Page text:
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TUESDAY, Aug. 4 (HealthDay News) -- The United Kingdom should not accept new proposals from the European Commission that would allow drug companies to provide information about prescription-only drugs over the Internet and in some print publications, according to an editorial published in the August issue of the Drug and Therapeutics Bulletin.
Timed to coincide with an August public consultation on the issue conducted by the United Kingdom's Medicines and Healthcare products Regulatory Agency, the editorial warns about the difficulties of distinguishing between the provision of non-promotional information and direct-to-consumer advertising, which would still be prohibited in the European Union. It also cites lax regulation of direct-to-consumer advertising in the United States.
The editorial states concerns that acceptance of the European Commission's proposals would result in promotional information about prescription drugs being presented to the public even though it would be billed as being purely informational. It also raises the concern that the regulatory bodies may not be able to effectively police the dissemination of information.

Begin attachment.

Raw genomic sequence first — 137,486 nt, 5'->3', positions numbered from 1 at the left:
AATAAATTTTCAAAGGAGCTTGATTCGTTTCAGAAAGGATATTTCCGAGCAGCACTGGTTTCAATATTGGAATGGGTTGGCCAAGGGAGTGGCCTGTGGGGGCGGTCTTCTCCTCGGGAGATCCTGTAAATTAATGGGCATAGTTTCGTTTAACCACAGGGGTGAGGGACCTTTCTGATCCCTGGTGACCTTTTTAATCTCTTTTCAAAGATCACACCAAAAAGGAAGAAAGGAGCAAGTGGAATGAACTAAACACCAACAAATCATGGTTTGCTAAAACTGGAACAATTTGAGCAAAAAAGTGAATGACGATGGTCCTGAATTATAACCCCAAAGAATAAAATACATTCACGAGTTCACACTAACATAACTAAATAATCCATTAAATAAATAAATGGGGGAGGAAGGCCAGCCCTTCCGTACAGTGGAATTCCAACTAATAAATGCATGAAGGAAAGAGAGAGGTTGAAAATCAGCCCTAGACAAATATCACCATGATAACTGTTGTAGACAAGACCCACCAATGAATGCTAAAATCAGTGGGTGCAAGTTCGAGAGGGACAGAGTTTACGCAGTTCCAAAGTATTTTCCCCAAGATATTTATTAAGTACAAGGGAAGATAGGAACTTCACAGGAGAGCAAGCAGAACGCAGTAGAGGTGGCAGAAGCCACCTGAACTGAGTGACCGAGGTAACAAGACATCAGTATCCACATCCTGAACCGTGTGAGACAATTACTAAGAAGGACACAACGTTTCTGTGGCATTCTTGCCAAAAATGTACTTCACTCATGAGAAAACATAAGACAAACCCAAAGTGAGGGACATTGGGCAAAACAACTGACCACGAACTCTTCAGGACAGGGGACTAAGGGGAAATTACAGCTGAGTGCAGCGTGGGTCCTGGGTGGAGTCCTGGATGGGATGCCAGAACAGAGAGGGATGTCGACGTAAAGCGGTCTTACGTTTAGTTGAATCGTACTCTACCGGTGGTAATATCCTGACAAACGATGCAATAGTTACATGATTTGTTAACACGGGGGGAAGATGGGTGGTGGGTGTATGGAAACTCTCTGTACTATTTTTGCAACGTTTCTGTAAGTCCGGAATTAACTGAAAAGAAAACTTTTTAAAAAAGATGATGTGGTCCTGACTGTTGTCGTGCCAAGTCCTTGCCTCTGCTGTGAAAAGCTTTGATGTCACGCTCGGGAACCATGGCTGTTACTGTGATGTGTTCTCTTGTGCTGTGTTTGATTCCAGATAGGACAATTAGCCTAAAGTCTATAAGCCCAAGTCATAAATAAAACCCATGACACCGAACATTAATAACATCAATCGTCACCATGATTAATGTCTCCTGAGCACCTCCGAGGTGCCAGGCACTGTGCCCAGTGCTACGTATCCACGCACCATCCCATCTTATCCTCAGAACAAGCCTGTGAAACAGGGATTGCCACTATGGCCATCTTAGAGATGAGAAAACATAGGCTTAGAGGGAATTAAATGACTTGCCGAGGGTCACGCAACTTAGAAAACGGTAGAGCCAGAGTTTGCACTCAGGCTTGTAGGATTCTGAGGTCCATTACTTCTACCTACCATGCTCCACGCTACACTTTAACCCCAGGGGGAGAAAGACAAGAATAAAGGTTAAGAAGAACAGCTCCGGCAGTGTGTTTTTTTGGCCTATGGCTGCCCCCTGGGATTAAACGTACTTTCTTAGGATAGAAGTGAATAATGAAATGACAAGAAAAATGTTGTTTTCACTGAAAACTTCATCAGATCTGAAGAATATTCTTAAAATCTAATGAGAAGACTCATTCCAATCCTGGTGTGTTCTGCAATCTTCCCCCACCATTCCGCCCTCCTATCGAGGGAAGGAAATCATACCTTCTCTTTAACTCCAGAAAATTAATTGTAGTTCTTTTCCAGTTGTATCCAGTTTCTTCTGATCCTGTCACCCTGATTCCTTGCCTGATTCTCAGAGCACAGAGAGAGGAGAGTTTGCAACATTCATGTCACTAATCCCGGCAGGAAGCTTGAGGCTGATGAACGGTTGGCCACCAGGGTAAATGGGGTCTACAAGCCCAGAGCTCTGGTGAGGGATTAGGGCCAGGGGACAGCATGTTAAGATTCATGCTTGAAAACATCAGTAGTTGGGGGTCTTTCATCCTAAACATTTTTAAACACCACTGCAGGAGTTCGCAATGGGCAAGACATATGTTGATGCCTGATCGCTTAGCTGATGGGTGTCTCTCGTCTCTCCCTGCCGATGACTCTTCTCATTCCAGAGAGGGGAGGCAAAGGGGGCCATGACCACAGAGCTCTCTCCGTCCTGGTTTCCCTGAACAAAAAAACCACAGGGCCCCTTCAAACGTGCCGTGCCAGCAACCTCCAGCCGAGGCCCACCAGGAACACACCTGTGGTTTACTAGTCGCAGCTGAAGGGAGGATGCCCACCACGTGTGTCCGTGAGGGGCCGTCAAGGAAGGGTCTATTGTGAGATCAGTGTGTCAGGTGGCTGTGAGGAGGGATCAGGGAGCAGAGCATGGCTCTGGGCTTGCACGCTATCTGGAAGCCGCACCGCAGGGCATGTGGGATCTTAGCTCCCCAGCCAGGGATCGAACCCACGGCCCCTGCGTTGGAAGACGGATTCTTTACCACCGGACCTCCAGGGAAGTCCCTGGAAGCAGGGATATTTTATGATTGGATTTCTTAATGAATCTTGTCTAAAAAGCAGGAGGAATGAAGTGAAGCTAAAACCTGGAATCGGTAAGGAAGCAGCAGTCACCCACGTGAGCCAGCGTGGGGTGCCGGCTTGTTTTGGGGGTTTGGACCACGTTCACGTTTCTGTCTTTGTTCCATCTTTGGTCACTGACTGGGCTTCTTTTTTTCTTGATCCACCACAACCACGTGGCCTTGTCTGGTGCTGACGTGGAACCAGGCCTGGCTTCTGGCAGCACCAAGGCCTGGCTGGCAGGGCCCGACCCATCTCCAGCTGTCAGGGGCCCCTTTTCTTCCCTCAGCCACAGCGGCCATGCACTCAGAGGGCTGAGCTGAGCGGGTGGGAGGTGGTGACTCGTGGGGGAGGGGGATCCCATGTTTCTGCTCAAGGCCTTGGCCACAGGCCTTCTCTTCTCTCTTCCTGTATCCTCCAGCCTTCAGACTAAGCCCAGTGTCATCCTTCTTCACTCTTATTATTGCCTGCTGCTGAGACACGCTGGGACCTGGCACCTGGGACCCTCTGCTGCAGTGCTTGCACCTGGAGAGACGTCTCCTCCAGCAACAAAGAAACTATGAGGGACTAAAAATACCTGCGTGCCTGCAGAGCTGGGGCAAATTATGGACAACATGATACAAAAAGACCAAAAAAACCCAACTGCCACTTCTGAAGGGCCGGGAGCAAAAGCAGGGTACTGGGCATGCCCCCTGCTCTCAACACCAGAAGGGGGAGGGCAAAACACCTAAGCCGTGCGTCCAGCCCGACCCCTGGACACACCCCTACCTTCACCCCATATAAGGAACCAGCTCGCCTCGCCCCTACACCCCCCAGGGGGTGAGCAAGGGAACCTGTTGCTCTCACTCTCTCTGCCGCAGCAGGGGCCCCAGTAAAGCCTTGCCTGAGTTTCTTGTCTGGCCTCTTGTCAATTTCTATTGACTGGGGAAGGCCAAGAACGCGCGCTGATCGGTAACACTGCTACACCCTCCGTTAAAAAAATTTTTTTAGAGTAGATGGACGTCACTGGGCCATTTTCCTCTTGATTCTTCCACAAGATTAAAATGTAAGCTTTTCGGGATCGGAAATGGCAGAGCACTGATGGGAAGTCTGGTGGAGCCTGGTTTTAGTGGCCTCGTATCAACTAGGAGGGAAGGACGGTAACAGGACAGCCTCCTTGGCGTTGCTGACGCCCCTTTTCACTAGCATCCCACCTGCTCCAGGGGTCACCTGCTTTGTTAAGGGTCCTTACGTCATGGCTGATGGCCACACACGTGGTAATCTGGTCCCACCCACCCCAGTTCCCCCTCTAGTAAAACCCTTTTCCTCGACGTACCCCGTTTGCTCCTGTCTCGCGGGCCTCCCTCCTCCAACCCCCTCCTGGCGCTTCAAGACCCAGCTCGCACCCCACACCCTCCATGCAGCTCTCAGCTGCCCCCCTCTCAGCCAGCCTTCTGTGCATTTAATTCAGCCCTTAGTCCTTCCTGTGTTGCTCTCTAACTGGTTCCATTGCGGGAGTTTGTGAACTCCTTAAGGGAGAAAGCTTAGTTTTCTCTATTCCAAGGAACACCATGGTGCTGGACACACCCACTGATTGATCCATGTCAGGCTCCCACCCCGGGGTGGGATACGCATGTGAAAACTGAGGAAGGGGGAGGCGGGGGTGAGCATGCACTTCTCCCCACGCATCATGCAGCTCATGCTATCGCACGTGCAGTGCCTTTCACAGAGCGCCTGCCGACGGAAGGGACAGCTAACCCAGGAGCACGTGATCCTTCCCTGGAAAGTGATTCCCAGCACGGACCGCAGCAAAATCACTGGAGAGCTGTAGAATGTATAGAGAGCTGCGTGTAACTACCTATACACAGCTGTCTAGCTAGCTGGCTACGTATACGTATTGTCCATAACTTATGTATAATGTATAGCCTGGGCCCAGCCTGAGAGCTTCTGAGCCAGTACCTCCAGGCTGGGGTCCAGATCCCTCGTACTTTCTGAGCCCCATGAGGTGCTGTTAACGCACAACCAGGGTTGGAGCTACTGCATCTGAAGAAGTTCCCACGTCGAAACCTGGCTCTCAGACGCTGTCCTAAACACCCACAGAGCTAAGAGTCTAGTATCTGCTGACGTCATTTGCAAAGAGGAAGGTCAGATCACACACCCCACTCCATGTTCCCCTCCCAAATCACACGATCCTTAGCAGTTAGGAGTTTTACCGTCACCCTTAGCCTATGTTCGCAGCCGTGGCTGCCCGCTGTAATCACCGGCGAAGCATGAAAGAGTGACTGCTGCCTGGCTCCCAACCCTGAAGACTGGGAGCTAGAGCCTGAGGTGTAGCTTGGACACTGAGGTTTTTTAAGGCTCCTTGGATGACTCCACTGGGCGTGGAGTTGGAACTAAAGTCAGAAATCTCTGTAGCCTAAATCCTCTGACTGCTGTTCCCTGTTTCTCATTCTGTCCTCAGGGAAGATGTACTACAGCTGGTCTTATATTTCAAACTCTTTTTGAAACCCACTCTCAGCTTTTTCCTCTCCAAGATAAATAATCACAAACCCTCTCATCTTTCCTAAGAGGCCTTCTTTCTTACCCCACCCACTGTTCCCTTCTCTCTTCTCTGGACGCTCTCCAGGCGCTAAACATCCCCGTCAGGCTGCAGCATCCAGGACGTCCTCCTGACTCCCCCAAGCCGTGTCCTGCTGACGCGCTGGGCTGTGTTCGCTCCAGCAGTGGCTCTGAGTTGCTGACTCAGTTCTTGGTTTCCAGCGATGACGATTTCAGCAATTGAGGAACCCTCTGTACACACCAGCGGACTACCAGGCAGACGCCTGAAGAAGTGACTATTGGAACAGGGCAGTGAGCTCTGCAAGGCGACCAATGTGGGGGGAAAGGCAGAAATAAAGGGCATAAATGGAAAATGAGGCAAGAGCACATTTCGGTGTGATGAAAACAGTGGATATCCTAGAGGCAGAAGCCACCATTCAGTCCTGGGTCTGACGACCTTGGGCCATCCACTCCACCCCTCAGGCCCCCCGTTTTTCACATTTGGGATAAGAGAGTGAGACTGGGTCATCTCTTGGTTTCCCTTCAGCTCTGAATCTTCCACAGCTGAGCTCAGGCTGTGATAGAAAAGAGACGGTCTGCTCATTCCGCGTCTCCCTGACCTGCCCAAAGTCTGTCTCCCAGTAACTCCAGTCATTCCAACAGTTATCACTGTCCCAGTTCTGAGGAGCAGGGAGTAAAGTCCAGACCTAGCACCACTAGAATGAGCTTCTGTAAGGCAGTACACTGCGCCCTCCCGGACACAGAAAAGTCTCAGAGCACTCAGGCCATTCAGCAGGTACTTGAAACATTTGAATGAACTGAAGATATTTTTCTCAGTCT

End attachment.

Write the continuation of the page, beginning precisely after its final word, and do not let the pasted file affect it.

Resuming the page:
"There is a need for independent, reliable information to enable people to make informed choices about treatment," the authors write. "However, pharmaceutical companies' inherent conflict of interest means it is naive to expect them ever to provide such information."
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